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Terry Gross, the host of NPR's Fresh Air, has been taking advantage of the good weather during the summer months to wage a war on Christianity. We will see whether the assault slows down for winter, but I am writing just days before the official start of autumn and there is no sign of any change of tactics yet. Today (18 September) it was an interview with Linda Kay Klein, the author of Pure: Inside the Evangelical Movement that Shamed a Generation of Women and How I Broke Free.
In truth, however, every time Gross addresses evangelicalism, the theme is: I once was a conservative Christian, realized the movement was sinister and oppressive, and now I'm an ex-evangelical who has broken free. I have a day job and do not listen to Fresh Air regularly, so I am not able to provide an exhaustive list. Highlights, however, include the episodes on The Miseducation of Cameron Post (18 and 25 July) which were about how evangelicalism is sinisterly wrong and oppressive. Michael Arceneaux's I Can't Date Jesus a few days earlier (23 July), on the other hand, was about how conservative Christianity is sinisterly wrong and oppressive. A week and a half before that it was another breaking free story: "An Evangelical Minister's Change of Heart on Abortion" (11 July). To come back closer to the present, 14 August was on Karen Piper's memoir, A Girl's Guide to Missiles. Gross found the escaping-evangelicalism part of her story particularly worth probing.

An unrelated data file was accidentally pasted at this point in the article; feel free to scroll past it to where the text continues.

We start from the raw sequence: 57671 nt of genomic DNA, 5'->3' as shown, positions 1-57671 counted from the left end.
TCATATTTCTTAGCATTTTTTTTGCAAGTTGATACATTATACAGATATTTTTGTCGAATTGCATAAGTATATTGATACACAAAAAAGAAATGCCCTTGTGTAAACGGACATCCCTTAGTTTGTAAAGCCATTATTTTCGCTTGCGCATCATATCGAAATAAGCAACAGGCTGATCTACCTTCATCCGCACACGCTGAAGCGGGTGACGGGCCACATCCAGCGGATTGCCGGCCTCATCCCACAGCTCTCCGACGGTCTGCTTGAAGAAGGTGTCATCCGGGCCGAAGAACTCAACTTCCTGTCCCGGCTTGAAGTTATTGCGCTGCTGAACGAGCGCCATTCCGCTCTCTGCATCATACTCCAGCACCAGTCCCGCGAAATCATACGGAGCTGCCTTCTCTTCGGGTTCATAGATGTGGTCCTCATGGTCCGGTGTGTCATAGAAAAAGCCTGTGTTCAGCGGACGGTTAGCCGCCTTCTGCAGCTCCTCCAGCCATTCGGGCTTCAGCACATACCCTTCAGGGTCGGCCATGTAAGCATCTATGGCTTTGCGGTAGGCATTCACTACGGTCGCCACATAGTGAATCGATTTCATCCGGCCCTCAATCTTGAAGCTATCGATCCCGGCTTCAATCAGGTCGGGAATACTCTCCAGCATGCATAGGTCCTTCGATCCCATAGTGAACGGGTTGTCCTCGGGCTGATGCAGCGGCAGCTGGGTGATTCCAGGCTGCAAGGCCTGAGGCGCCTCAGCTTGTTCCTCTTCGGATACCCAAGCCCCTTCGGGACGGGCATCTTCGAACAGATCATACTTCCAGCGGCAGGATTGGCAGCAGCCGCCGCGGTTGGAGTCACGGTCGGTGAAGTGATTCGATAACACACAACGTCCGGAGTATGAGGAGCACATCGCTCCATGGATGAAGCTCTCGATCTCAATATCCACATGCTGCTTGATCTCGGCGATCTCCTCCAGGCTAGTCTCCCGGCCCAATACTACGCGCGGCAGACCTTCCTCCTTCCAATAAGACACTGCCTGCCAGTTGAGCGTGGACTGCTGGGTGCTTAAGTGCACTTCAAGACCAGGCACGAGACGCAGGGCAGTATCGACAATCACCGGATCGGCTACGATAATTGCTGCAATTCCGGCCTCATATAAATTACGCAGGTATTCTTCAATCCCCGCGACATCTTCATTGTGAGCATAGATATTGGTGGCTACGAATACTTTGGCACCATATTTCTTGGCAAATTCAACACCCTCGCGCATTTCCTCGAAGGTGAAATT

Imagine - People - Living - Iowa - NPR
Imagine if the only people who were ever allowed to discuss living in Iowa on NPR were people who grew up there, found the place stifling and toxic, and left angrily, determined never to return. That is what it is like to listen to Terry Gross on Christianity. Admittedly, the one that got...
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